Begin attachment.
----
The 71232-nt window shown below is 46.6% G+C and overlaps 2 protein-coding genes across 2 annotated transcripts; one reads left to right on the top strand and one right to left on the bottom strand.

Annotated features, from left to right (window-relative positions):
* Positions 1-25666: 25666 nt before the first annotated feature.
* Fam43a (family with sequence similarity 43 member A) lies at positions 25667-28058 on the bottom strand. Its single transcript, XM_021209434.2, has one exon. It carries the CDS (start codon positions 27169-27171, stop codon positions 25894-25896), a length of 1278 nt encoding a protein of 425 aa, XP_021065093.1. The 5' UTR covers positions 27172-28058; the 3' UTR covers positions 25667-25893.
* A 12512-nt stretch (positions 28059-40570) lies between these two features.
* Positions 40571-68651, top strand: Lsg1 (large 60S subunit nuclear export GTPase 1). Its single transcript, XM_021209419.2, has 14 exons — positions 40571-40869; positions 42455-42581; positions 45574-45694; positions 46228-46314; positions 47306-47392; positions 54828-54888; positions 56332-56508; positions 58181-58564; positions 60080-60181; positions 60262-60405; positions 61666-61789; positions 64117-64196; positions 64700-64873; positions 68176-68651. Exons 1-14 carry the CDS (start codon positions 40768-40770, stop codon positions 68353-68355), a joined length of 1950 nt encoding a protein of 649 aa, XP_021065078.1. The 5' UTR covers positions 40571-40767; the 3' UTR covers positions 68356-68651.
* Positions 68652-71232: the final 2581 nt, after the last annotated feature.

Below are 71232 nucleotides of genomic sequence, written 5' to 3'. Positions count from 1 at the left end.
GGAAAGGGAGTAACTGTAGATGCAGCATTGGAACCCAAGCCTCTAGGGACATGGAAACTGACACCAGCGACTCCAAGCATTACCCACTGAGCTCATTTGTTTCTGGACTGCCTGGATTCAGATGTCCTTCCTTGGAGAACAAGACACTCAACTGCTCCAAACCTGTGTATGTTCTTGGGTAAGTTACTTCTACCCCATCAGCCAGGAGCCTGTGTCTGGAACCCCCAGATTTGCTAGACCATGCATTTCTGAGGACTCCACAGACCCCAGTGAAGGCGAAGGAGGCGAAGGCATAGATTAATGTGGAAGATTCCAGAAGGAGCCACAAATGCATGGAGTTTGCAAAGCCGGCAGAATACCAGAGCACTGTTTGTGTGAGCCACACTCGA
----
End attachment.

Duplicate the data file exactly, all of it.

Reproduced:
The 71232-nt window shown below is 46.6% G+C and overlaps 2 protein-coding genes across 2 annotated transcripts; one reads left to right on the top strand and one right to left on the bottom strand.

Annotated features, from left to right (window-relative positions):
* Positions 1-25666: 25666 nt before the first annotated feature.
* Fam43a (family with sequence similarity 43 member A) lies at positions 25667-28058 on the bottom strand. Its single transcript, XM_021209434.2, has one exon. It carries the CDS (start codon positions 27169-27171, stop codon positions 25894-25896), a length of 1278 nt encoding a protein of 425 aa, XP_021065093.1. The 5' UTR covers positions 27172-28058; the 3' UTR covers positions 25667-25893.
* A 12512-nt stretch (positions 28059-40570) lies between these two features.
* Positions 40571-68651, top strand: Lsg1 (large 60S subunit nuclear export GTPase 1). Its single transcript, XM_021209419.2, has 14 exons — positions 40571-40869; positions 42455-42581; positions 45574-45694; positions 46228-46314; positions 47306-47392; positions 54828-54888; positions 56332-56508; positions 58181-58564; positions 60080-60181; positions 60262-60405; positions 61666-61789; positions 64117-64196; positions 64700-64873; positions 68176-68651. Exons 1-14 carry the CDS (start codon positions 40768-40770, stop codon positions 68353-68355), a joined length of 1950 nt encoding a protein of 649 aa, XP_021065078.1. The 5' UTR covers positions 40571-40767; the 3' UTR covers positions 68356-68651.
* Positions 68652-71232: the final 2581 nt, after the last annotated feature.

Below are 71232 nucleotides of genomic sequence, written 5' to 3'. Positions count from 1 at the left end.
GGAAAGGGAGTAACTGTAGATGCAGCATTGGAACCCAAGCCTCTAGGGACATGGAAACTGACACCAGCGACTCCAAGCATTACCCACTGAGCTCATTTGTTTCTGGACTGCCTGGATTCAGATGTCCTTCCTTGGAGAACAAGACACTCAACTGCTCCAAACCTGTGTATGTTCTTGGGTAAGTTACTTCTACCCCATCAGCCAGGAGCCTGTGTCTGGAACCCCCAGATTTGCTAGACCATGCATTTCTGAGGACTCCACAGACCCCAGTGAAGGCGAAGGAGGCGAAGGCATAGATTAATGTGGAAGATTCCAGAAGGAGCCACAAATGCATGGAGTTTGCAAAGCCGGCAGAATACCAGAGCACTGTTTGTGTGAGCCACACTCGA